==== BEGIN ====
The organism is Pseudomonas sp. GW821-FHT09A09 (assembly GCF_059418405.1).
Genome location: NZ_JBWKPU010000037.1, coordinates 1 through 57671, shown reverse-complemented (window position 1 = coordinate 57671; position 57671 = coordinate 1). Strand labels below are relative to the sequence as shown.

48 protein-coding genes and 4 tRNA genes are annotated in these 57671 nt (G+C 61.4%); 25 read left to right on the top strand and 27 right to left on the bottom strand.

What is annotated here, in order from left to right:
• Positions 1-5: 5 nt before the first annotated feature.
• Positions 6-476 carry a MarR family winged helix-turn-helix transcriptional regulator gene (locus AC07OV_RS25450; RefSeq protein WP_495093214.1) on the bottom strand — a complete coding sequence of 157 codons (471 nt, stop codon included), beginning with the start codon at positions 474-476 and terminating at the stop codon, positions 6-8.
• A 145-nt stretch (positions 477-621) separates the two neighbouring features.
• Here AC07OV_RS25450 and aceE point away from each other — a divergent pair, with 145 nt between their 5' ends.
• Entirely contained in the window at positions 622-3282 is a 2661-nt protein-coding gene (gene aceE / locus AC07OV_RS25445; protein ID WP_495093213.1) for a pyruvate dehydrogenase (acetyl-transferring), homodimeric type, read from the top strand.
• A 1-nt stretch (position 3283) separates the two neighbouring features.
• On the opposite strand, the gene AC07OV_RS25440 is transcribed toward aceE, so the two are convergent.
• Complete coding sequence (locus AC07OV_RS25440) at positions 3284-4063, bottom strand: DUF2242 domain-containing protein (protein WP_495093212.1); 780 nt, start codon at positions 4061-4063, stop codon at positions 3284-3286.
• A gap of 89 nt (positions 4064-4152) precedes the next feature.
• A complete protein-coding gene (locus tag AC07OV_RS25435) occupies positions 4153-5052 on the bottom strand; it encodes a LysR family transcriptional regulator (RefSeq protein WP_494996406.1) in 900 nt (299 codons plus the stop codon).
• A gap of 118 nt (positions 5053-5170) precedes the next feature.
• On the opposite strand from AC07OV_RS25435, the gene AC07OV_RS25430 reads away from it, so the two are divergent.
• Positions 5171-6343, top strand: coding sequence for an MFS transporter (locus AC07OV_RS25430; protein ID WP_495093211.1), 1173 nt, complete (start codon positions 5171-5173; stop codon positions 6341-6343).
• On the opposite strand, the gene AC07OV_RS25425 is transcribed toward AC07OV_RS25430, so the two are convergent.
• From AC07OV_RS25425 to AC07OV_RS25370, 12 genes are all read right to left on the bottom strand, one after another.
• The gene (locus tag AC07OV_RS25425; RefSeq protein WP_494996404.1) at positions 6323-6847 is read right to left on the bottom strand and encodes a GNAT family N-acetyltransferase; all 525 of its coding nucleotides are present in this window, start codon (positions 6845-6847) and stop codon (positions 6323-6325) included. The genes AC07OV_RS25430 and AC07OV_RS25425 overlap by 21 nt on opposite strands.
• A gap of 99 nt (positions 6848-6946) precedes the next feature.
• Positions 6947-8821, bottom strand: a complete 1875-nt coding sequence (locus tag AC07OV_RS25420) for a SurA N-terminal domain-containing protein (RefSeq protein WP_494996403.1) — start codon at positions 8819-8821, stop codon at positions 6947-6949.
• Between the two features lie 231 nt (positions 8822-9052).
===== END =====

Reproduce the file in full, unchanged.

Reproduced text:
The organism is Pseudomonas sp. GW821-FHT09A09 (assembly GCF_059418405.1).
Genome location: NZ_JBWKPU010000037.1, coordinates 1 through 57671, shown reverse-complemented (window position 1 = coordinate 57671; position 57671 = coordinate 1). Strand labels below are relative to the sequence as shown.

48 protein-coding genes and 4 tRNA genes are annotated in these 57671 nt (G+C 61.4%); 25 read left to right on the top strand and 27 right to left on the bottom strand.

What is annotated here, in order from left to right:
• Positions 1-5: 5 nt before the first annotated feature.
• Positions 6-476 carry a MarR family winged helix-turn-helix transcriptional regulator gene (locus AC07OV_RS25450; RefSeq protein WP_495093214.1) on the bottom strand — a complete coding sequence of 157 codons (471 nt, stop codon included), beginning with the start codon at positions 474-476 and terminating at the stop codon, positions 6-8.
• A 145-nt stretch (positions 477-621) separates the two neighbouring features.
• Here AC07OV_RS25450 and aceE point away from each other — a divergent pair, with 145 nt between their 5' ends.
• Entirely contained in the window at positions 622-3282 is a 2661-nt protein-coding gene (gene aceE / locus AC07OV_RS25445; protein ID WP_495093213.1) for a pyruvate dehydrogenase (acetyl-transferring), homodimeric type, read from the top strand.
• A 1-nt stretch (position 3283) separates the two neighbouring features.
• On the opposite strand, the gene AC07OV_RS25440 is transcribed toward aceE, so the two are convergent.
• Complete coding sequence (locus AC07OV_RS25440) at positions 3284-4063, bottom strand: DUF2242 domain-containing protein (protein WP_495093212.1); 780 nt, start codon at positions 4061-4063, stop codon at positions 3284-3286.
• A gap of 89 nt (positions 4064-4152) precedes the next feature.
• A complete protein-coding gene (locus tag AC07OV_RS25435) occupies positions 4153-5052 on the bottom strand; it encodes a LysR family transcriptional regulator (RefSeq protein WP_494996406.1) in 900 nt (299 codons plus the stop codon).
• A gap of 118 nt (positions 5053-5170) precedes the next feature.
• On the opposite strand from AC07OV_RS25435, the gene AC07OV_RS25430 reads away from it, so the two are divergent.
• Positions 5171-6343, top strand: coding sequence for an MFS transporter (locus AC07OV_RS25430; protein ID WP_495093211.1), 1173 nt, complete (start codon positions 5171-5173; stop codon positions 6341-6343).
• On the opposite strand, the gene AC07OV_RS25425 is transcribed toward AC07OV_RS25430, so the two are convergent.
• From AC07OV_RS25425 to AC07OV_RS25370, 12 genes are all read right to left on the bottom strand, one after another.
• The gene (locus tag AC07OV_RS25425; RefSeq protein WP_494996404.1) at positions 6323-6847 is read right to left on the bottom strand and encodes a GNAT family N-acetyltransferase; all 525 of its coding nucleotides are present in this window, start codon (positions 6845-6847) and stop codon (positions 6323-6325) included. The genes AC07OV_RS25430 and AC07OV_RS25425 overlap by 21 nt on opposite strands.
• A gap of 99 nt (positions 6848-6946) precedes the next feature.
• Positions 6947-8821, bottom strand: a complete 1875-nt coding sequence (locus tag AC07OV_RS25420) for a SurA N-terminal domain-containing protein (RefSeq protein WP_494996403.1) — start codon at positions 8819-8821, stop codon at positions 6947-6949.
• Between the two features lie 231 nt (positions 8822-9052).